Mayan version of zucchini arrives in Toronto . . .
Mayan heirloom squash are so cute, I could just eat them up. And I did.
Figuring out how was the hard part. I had never seen any before stumbling upon an irresistible 681-gram bagful for 5 bucks at Costco.
These squash are no bigger than tennis balls, with thin green skins the colour of watermelon rinds. There’s not much about them online in English, although I did find a note from a Guatemalan expatriate who remembered them fondly by their Mayan name, “guicoyitos.” The seeds have been handed down through generations.
Guicoyitos taste like zucchini but aren’t as watery. Here’s the easiest way to prep them: Wash the skin. Cut a thin slice off the top and bottom. Halve or quarter lengthwise. Place in a steamer basket, cut side down. Steam until tender but not limp, say 8 to 10 minutes if halved. Drizzle with olive oil. Sprinkle with sea salt and freshly ground pepper. Or, if you want the full effect of their cuteness, steam them whole and increase the time.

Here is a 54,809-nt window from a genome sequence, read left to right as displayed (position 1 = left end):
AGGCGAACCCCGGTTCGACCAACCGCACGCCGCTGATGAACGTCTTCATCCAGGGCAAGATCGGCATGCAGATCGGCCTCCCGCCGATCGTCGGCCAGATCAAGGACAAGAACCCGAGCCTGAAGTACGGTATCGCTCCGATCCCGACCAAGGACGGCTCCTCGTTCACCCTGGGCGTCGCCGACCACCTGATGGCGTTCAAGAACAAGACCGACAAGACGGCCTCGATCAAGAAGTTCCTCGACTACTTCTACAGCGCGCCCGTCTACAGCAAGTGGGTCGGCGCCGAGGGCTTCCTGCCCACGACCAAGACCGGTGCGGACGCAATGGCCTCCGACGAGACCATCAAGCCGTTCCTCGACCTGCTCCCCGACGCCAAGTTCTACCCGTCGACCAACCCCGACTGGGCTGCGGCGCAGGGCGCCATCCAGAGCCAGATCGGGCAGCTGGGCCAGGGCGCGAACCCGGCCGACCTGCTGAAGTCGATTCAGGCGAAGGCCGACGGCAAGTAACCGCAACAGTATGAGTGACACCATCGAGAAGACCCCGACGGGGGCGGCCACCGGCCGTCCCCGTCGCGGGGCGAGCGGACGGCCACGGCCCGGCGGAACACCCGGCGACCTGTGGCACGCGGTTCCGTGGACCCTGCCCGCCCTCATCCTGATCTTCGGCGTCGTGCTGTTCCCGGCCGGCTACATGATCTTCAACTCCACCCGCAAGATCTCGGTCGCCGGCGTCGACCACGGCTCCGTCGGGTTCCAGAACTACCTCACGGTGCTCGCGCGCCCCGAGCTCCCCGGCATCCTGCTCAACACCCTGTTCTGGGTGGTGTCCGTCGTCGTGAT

Guicoyitos would also do well on the barbecue, or in a microwave dish or sauté pan. One traditional way to cook them is to sauté quarters with garlic, onion and tomato, then stir in salt, pepper and even fresh chopped basil, parsley or thyme. In Central America, whole guicoyitos are sometimes stuffed with rice or vegetables, and covered with cream sauce or cheese.
Whatever your pleasure, don’t let those guicoyitos sit around. Keep them in the fridge in a plastic bag and use them within a week or so.